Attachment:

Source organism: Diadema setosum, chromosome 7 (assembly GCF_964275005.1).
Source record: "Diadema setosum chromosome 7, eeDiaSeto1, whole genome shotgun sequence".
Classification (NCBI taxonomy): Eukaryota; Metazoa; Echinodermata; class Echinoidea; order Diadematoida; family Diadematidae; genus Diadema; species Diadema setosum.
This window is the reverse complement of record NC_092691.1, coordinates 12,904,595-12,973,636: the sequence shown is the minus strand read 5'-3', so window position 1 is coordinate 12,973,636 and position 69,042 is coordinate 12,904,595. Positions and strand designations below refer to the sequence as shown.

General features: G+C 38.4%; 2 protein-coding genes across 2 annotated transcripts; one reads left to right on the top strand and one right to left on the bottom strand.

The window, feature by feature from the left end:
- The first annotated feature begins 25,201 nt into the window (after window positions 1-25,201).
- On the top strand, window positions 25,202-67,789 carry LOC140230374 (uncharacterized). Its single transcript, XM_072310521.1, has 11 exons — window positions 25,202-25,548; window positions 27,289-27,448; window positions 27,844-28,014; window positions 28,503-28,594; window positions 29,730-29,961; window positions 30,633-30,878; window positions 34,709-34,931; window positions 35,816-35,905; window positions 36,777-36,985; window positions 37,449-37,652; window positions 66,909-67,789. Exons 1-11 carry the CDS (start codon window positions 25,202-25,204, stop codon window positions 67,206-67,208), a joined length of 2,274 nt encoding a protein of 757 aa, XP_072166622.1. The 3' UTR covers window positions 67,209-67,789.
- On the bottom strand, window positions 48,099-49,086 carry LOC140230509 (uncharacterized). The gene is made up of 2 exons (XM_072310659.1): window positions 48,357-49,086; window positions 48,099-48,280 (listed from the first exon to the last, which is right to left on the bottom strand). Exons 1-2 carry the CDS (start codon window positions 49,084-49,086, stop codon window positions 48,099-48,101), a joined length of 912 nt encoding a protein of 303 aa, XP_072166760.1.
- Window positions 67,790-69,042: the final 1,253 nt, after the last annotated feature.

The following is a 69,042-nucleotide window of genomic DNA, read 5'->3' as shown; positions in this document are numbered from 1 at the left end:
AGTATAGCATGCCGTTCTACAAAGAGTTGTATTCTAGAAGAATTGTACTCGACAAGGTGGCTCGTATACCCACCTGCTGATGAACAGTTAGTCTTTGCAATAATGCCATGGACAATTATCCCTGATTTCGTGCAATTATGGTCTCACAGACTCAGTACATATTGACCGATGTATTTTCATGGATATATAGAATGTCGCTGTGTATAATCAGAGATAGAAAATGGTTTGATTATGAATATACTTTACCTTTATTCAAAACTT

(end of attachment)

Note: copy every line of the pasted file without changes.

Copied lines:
Source organism: Diadema setosum, chromosome 7 (assembly GCF_964275005.1).
Source record: "Diadema setosum chromosome 7, eeDiaSeto1, whole genome shotgun sequence".
Classification (NCBI taxonomy): Eukaryota; Metazoa; Echinodermata; class Echinoidea; order Diadematoida; family Diadematidae; genus Diadema; species Diadema setosum.
This window is the reverse complement of record NC_092691.1, coordinates 12,904,595-12,973,636: the sequence shown is the minus strand read 5'-3', so window position 1 is coordinate 12,973,636 and position 69,042 is coordinate 12,904,595. Positions and strand designations below refer to the sequence as shown.

General features: G+C 38.4%; 2 protein-coding genes across 2 annotated transcripts; one reads left to right on the top strand and one right to left on the bottom strand.

The window, feature by feature from the left end:
- The first annotated feature begins 25,201 nt into the window (after window positions 1-25,201).
- On the top strand, window positions 25,202-67,789 carry LOC140230374 (uncharacterized). Its single transcript, XM_072310521.1, has 11 exons — window positions 25,202-25,548; window positions 27,289-27,448; window positions 27,844-28,014; window positions 28,503-28,594; window positions 29,730-29,961; window positions 30,633-30,878; window positions 34,709-34,931; window positions 35,816-35,905; window positions 36,777-36,985; window positions 37,449-37,652; window positions 66,909-67,789. Exons 1-11 carry the CDS (start codon window positions 25,202-25,204, stop codon window positions 67,206-67,208), a joined length of 2,274 nt encoding a protein of 757 aa, XP_072166622.1. The 3' UTR covers window positions 67,209-67,789.
- On the bottom strand, window positions 48,099-49,086 carry LOC140230509 (uncharacterized). The gene is made up of 2 exons (XM_072310659.1): window positions 48,357-49,086; window positions 48,099-48,280 (listed from the first exon to the last, which is right to left on the bottom strand). Exons 1-2 carry the CDS (start codon window positions 49,084-49,086, stop codon window positions 48,099-48,101), a joined length of 912 nt encoding a protein of 303 aa, XP_072166760.1.
- Window positions 67,790-69,042: the final 1,253 nt, after the last annotated feature.

The following is a 69,042-nucleotide window of genomic DNA, read 5'->3' as shown; positions in this document are numbered from 1 at the left end:
AGTATAGCATGCCGTTCTACAAAGAGTTGTATTCTAGAAGAATTGTACTCGACAAGGTGGCTCGTATACCCACCTGCTGATGAACAGTTAGTCTTTGCAATAATGCCATGGACAATTATCCCTGATTTCGTGCAATTATGGTCTCACAGACTCAGTACATATTGACCGATGTATTTTCATGGATATATAGAATGTCGCTGTGTATAATCAGAGATAGAAAATGGTTTGATTATGAATATACTTTACCTTTATTCAAAACTT